Starting School on Healthy Note
Most educators would probably agree with the ancient Greeks that a sound mind and sound body go together. Students simply don’t learn well when they’re not healthy.
As you help prepare your child for the start of school, make sure that his or her body is ready too.
Depending on your son’s or daughter’s age, some specific health concerns should be addressed.
If your child is about to enter kindergarten or first grade, he or she will need the immunizations required by state law for enrollment in school.
Four doses of the diphtheria/pertussis/tetanus, or DPT, vaccine are required, with the final dose given after age 2.
Three doses of the polio vaccine are needed, and that last dose must also occur after age 2.
In addition, the child must have one dose of the measles/mumps/rubella, or MMR, vaccine on or after the first birthday.
However, there is a “recent recommendation, because of the (measles) outbreak, for everyone to get a second dose of MMR vaccine at about 4 or 5 years old,” said Glen Fujimoto, a health program coordinator for the County Immunization Project.
A skin test for tuberculosis, or TB, is also needed for children entering kindergarten and for all students new to California schools.
Both the Tine and Mantoux tuberculosis tests are now available, but only the Mantoux is accepted by schools--so ask for it by name. This test must be done within 12 months of school enrollment.
Incidentally, tuberculosis testing is suggested for everyone every two or three years because of a significant increase in cases in Los Angeles County--33% since 1987, according to the county Public Health Department.
The Haemophilis Influenza Type B, or HIB, vaccine, which prevents meningitis, is optional. But it’s a good idea, Fujimoto said, because children under age 5 are most vulnerable to this potentially fatal disease.
Your child can receive all four vaccines and the Mantoux test for free at any of the county’s health centers. Call (213) 419-5307 for locations.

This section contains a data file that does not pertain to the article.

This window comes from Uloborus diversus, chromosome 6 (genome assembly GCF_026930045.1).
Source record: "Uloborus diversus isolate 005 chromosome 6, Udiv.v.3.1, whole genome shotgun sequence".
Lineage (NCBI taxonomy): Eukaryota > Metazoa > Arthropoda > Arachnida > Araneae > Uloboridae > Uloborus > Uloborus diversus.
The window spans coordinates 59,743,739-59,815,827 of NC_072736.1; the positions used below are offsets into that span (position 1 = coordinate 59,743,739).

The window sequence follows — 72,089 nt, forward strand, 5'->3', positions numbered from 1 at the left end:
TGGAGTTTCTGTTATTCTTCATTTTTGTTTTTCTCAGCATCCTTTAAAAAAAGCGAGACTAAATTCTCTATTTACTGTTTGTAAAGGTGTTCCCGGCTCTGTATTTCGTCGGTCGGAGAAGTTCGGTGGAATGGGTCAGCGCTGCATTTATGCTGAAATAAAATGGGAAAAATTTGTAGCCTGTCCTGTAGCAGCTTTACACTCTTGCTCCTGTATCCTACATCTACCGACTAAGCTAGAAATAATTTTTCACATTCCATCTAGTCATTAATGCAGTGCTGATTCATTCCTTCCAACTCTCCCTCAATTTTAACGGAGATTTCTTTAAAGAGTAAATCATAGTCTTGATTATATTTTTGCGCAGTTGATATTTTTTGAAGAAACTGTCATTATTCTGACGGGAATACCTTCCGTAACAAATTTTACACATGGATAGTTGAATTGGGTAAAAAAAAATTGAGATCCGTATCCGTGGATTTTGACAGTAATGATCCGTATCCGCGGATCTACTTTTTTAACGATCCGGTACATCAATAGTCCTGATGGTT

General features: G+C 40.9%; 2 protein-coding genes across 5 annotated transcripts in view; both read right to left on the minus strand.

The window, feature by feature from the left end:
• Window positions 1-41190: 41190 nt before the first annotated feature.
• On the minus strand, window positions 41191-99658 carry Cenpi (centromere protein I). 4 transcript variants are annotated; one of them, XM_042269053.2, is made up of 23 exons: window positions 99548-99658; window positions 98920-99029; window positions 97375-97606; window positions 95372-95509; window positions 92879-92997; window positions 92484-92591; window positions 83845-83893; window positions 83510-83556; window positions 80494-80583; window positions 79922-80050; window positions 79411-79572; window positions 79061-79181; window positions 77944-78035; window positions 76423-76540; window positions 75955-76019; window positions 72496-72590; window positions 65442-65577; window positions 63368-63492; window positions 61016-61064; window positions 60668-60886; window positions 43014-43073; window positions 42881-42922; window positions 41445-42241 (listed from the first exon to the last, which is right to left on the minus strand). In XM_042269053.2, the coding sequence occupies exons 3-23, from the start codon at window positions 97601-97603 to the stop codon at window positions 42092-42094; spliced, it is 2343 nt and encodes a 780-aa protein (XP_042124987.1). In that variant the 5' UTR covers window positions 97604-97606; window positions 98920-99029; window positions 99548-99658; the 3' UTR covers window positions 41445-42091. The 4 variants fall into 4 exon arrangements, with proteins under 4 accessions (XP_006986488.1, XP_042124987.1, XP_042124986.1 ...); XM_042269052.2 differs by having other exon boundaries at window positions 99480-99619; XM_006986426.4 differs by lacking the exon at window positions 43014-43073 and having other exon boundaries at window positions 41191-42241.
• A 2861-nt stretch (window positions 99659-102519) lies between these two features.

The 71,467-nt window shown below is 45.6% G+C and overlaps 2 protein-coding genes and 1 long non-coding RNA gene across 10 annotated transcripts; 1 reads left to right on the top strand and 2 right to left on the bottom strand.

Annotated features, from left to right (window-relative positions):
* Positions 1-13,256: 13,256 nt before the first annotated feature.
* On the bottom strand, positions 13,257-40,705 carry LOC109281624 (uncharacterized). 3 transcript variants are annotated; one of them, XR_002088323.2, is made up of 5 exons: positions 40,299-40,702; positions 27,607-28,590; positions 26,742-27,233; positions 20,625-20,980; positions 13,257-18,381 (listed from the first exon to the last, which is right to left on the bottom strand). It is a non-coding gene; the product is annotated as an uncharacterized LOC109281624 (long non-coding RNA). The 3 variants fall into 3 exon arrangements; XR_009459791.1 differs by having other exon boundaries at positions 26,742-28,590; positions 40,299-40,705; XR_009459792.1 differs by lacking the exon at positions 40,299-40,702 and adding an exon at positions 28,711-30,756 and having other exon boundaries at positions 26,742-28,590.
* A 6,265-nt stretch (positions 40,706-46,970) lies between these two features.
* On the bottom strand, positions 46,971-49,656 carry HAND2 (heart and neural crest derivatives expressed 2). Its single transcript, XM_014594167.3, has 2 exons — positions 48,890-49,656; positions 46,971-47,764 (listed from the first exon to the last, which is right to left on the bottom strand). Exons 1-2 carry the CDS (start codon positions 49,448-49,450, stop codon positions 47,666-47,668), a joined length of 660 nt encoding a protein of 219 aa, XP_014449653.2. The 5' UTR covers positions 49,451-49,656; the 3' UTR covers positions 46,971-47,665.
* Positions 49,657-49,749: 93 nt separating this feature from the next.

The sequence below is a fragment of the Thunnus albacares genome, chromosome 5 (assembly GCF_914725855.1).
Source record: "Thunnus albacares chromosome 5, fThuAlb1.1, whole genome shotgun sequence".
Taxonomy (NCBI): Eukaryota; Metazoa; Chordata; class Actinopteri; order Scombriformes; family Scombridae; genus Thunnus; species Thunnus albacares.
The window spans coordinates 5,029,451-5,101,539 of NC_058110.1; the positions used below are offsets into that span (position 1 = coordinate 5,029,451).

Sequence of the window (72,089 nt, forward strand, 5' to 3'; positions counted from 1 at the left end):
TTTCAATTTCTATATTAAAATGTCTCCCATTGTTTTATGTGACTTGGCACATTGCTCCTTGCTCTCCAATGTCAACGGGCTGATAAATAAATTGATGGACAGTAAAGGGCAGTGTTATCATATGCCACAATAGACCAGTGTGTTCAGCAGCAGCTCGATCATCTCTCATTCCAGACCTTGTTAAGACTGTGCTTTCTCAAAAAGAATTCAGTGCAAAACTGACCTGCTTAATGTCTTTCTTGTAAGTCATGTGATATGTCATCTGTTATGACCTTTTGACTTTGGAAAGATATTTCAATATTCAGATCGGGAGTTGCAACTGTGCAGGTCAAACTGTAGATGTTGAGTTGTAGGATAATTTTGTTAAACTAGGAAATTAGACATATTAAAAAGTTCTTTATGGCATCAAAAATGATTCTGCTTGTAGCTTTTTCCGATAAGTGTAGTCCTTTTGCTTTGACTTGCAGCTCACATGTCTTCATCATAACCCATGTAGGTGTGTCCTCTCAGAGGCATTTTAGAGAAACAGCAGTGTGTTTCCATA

But whether you visit a health center or a private physician, go prepared. Bring a record of the child’s immunizations “so the (health professional) knows where you left off and can determine what is needed next,” Fujimoto said.
Tell the person giving the immunizations beforehand of any problems or reactions that the child has had to previous injections.
Make sure the health professional gives you a signed and dated immunization record card, which the school will demand for admission.
Finally, bear in mind a recent change in state law that eliminates grace periods.
“Either the child’s record is complete . . . or the child should not be enrolled,” Fujimoto warned.
For older children, a visit to the doctor for a checkup is also a good idea, even though the schools do not require it. Procedure varies among doctors, but the exam should include testing of the heart, lungs and blood pressure.
Most schools periodically test vision, hearing and spinal curvature. But if your child’s school does not, make sure your doctor does.
A hemoglobin count is especially helpful for teen-agers, said Dr. Eleanore Meyer, a pediatrician in Santa Monica. “If you’re low in hemoglobin and iron, your brain does not function as well,” she said. “Your attention span may be decreased.”
Checking cholesterol is also wise, Meyer said.
Another dose of the tetanus vaccine is advisable around age 14, said Dr. Loreta Matheo, also a pediatrician in Santa Monica.
“That’s an age group that (physicians) don’t see a lot,” Matheo said, “but they’re riding bikes, skateboards and roller blades, falling and cutting themselves.”
Doctors disagree on how often a physical examination is needed. Some say annually, but, Matheo said, “starting about (age) 8, I switch over to every two years.”